Madagascar was great for souvenir shopping. We visited some amazing craft workshops and the markets were not so bad, either.
I loved the kitchen utensils, pots and pans that I saw at so many market stalls, and the colourful fabric stores. There were spices galore, unusual pickles, and jams made from exotic fruit. We drank many a glass of flavoured rum, but a bottle of that would definitely have been too heavy to carry. I saw beautiful big, handwoven baskets, raffia rugs, straw hats, and silk scarves. The wood carvings were stunning, especially some of the sculptures and carved furniture. I could have bought embroidered linen for the whole house, not just for one table... There was so much talent and incredible craftmanship - and at prices that made you want to bargain to double them, not half them. I am ever so happy when I find a great deal, and I know that prices for tourists are higher than prices for locals, and that you're expected to discuss the price down a bit, but when you can buy a pretty spacious handmade shopping basket that I know somebody spent a few hours to weave for £1.50, I cannot find it in my heart to say that's not a fair price.
Here are photos of some of the things we brought back besides vanilla.
Trivet Made From Bottle Caps And Wire
Handcarved Baobab Tree
Handcast Aluminium Miniature Pots
They may sport a 'Made In China' stamp on the bottom,
but all the little roadside coffee shacks were using them.
I bargained this down from 2500 Ariary (or 75p) to 2000 Ariary (or 60p).
I'm that hard!
Clay Zebu & Clay Lemur
Made by some local boys we met at one of the National Parks.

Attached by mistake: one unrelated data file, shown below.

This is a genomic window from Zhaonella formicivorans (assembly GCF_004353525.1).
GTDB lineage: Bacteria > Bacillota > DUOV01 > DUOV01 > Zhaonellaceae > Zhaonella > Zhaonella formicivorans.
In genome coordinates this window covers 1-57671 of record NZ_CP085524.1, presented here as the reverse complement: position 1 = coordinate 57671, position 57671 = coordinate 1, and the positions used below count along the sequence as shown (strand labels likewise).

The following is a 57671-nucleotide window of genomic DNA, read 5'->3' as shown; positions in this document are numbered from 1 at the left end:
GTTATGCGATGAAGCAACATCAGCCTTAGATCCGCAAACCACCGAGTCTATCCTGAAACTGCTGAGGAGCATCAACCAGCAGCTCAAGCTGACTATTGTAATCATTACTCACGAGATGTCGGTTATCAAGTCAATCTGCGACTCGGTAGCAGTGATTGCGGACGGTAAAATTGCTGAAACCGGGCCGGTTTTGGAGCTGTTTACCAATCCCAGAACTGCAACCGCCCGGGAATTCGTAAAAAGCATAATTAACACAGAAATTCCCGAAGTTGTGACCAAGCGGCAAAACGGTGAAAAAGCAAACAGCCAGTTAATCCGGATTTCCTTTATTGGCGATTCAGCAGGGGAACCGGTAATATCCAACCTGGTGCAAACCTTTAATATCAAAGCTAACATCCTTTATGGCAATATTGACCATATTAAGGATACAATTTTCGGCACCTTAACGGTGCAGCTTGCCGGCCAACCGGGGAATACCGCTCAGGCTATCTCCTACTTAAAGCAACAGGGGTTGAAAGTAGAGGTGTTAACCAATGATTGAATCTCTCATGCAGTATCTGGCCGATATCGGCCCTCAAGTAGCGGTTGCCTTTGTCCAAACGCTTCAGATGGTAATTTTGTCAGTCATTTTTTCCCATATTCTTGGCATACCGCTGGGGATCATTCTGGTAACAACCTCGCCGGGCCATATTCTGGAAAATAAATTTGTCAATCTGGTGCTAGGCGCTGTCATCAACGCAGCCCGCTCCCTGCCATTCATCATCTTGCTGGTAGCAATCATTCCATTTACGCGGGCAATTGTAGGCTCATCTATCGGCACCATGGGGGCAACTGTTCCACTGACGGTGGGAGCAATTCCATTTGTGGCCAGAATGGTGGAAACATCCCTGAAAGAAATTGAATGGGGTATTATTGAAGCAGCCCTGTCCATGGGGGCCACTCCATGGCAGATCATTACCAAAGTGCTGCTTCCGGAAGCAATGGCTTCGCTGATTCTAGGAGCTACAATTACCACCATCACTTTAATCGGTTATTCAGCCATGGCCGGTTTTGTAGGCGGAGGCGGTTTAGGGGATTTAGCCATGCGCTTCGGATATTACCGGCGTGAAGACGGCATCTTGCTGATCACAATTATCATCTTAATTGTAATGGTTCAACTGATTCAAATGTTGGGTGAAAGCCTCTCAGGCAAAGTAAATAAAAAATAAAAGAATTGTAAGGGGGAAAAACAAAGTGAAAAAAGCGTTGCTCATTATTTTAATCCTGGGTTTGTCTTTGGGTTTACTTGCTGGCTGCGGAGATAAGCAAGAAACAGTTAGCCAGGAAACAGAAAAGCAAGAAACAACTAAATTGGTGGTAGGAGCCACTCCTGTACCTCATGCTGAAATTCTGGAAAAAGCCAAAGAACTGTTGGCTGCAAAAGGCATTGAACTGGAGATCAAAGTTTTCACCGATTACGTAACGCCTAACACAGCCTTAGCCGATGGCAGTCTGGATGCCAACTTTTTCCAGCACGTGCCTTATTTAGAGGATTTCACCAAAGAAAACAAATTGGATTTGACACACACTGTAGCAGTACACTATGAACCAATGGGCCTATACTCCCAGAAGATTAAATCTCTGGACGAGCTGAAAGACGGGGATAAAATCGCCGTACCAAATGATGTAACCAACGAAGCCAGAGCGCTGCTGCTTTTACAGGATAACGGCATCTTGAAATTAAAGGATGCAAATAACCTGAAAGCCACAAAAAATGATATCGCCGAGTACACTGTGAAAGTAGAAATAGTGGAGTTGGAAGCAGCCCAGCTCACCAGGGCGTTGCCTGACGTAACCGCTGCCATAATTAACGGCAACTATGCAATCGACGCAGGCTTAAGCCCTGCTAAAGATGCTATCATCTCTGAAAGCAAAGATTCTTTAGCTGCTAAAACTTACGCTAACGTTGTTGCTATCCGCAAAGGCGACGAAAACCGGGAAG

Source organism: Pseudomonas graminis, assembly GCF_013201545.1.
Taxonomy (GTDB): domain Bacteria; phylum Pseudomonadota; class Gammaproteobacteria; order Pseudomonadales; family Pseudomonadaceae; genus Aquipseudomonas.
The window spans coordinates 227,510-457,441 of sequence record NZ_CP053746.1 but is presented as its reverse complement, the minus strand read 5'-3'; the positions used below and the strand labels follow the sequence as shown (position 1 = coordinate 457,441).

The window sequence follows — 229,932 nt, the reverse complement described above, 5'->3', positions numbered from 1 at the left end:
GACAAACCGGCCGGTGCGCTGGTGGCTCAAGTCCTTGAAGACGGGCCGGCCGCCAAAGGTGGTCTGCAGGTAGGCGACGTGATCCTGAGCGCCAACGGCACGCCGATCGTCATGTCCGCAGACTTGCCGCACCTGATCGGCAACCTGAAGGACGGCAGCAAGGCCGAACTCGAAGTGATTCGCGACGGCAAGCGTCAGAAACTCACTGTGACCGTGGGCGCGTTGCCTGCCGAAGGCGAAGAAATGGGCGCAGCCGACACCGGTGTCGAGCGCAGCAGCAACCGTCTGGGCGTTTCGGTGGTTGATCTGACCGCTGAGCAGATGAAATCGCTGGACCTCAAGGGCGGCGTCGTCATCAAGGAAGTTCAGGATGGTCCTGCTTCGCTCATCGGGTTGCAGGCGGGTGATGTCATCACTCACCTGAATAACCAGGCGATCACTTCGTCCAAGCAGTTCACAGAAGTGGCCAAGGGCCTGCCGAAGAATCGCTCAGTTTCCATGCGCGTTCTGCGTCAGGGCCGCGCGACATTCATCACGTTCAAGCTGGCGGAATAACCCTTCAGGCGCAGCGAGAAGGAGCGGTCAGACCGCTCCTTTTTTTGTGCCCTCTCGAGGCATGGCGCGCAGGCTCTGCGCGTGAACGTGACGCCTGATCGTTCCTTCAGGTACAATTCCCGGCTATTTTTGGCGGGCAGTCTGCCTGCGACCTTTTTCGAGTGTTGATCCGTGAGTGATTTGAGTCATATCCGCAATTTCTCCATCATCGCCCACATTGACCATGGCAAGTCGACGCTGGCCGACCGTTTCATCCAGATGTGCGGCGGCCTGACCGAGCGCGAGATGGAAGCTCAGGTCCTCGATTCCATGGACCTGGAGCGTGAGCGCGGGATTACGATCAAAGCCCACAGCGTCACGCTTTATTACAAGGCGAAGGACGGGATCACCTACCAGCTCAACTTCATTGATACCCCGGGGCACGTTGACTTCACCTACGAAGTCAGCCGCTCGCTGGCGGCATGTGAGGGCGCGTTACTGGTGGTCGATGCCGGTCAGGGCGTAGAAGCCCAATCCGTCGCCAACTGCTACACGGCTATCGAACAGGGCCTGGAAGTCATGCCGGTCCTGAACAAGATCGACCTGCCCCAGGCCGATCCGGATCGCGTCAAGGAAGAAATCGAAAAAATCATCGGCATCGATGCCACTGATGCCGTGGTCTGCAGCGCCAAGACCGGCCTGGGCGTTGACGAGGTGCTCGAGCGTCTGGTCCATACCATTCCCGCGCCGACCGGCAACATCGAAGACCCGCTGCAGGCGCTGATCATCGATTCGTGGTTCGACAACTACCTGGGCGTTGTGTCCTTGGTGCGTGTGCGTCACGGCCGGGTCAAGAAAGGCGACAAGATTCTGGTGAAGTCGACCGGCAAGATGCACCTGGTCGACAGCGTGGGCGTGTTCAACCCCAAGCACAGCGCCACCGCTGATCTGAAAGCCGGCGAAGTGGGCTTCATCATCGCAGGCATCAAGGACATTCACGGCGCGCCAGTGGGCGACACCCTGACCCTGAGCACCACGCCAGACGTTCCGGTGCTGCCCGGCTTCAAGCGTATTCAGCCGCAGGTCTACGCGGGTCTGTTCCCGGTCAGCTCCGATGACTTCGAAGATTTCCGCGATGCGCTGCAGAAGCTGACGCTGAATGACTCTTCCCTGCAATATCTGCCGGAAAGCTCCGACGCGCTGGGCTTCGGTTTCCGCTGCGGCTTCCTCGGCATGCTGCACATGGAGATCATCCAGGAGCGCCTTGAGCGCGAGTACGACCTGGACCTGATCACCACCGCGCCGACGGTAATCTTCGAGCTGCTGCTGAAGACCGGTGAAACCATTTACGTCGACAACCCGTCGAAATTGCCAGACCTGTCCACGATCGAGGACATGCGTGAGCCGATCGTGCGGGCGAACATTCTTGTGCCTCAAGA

Handcarved Miniature Christmas Manger
Bird Sculpture and Bowl Made from Zebu Horn
Handmade Antaimoro Paper Cards
This type of paper and technique is typical for Madagascar.
Small Wood Marquetry Box For Me
Detail Of A Handembroidered Table Cloth
This table cloth shows scenes from everyday Malagasy life.
The embroidery is so intricate, the image is the same on both sides,
not like when you look at the back of my cross stitching!
Some semi-precious stones
We were given these as a souvenir in a jewellery workshop.
The pink one is rose quarzt, but I cannot remember the name for
the blue stones. I believe the guide said that they are typical for Madagascar.
The Lamba is the traditional garment of the Malagasy people.
Women wear them as headscarves, dresses or skirts,
and men as cloaks or toga-style. They can also be used as blankets, curtains,
table clothsor as a baby sling. They often come printed with a proverb
of some kind. The green one depicts a fishing scene with boats and says
'Women deserve respect' (I should think so!), and the blue one shows
a map of Madagascar and says 'Made well in Madagascar'.
Milk, Dark and Lime & Sea Salt
And finally, a top tip if I've ever heard one. It's what our guide Eric suggested for our more delicate souvenirs. Just fit them in a plastic water or soda bottle, which will protect them from being squashed in your backpack or suitcase.
So simple, but I would have never thought of it! We bought a scroll made also from Antaimoro paper, which we are leaving in its bottle casing till we can get it framed. It made it safely back to the UK without a crease!
© Annika - All The Live Long Day (unless otherwise stated)